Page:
Energy Benchmarking


The D.C. government is taking steps to monitor and lower greenhouse gas emissions from municipal facilities, which are accountable for 74 percent of D.C.’s emissions. Using the U.S. Environmental Protection Agency’s ENERGY STAR software tool, Portfolio Manager, the District can track buildings’ energy usage then compare D.C.’s results to others gathered across the country.

In 2009, 194 public buildings were benchmarked. The results, which are available to be viewed in full by the public, reported that public buildings and libraries perform somewhat below the national average while police and recreation facilities both use about 2.5 times more energy than their counterparts nationally. Fire stations also fall below the national average, consuming 60 percent more energy.

In addition to becoming greener, the District hopes that tracking energy use will help cut operating costs by pinpointing problem areas.

“…overall, public buildings in the District of Columbia perform below average compared to similar buildings nationwide,” states the official report. “This suggests many opportunities for saving energy through improvements. With an annual energy budget of $79 million for District buildings, even modest energy performance improvements can lead to significant budget savings.”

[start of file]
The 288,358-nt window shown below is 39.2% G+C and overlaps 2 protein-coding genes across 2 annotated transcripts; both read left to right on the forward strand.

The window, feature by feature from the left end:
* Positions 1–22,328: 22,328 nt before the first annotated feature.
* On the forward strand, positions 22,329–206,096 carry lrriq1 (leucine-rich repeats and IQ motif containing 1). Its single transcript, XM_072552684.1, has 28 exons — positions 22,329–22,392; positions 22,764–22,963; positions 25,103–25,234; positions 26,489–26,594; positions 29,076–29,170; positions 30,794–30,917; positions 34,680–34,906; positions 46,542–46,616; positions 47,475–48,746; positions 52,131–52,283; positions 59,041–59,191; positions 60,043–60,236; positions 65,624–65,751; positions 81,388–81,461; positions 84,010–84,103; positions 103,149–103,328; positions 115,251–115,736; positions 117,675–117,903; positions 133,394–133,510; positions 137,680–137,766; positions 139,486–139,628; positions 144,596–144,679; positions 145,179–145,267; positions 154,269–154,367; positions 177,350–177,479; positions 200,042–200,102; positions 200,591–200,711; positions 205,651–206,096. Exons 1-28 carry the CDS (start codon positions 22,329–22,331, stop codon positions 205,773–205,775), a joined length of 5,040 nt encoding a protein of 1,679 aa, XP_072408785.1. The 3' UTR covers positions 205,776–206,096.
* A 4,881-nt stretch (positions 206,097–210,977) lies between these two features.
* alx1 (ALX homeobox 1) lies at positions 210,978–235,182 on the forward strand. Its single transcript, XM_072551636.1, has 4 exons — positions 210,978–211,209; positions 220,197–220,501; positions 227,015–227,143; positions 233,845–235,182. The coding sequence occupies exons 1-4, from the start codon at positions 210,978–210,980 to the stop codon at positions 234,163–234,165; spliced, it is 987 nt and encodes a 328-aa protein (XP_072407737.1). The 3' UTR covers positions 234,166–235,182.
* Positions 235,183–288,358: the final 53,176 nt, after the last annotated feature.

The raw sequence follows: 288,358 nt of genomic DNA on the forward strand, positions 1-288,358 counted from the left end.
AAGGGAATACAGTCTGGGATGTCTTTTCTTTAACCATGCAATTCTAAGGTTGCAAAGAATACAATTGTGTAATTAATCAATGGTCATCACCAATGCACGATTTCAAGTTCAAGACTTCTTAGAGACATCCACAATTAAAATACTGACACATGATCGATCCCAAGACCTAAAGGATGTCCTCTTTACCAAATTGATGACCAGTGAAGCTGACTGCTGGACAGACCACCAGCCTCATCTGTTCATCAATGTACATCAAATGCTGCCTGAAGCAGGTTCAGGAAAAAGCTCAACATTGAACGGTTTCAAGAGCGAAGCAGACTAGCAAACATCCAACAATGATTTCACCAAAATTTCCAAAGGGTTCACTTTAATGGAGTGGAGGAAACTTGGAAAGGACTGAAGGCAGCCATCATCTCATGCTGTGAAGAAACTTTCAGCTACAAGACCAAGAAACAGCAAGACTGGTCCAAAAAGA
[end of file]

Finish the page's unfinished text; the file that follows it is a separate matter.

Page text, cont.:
This benchmarking was prompted by the Green Building Act of 2006 and the Clean Affordable Energy Act of 2008, which establish legislative requirements for environmental performance in government buildings.
Beginning in 2010, similar requirements were also placed on privately owned buildings over 200,000 square feet.


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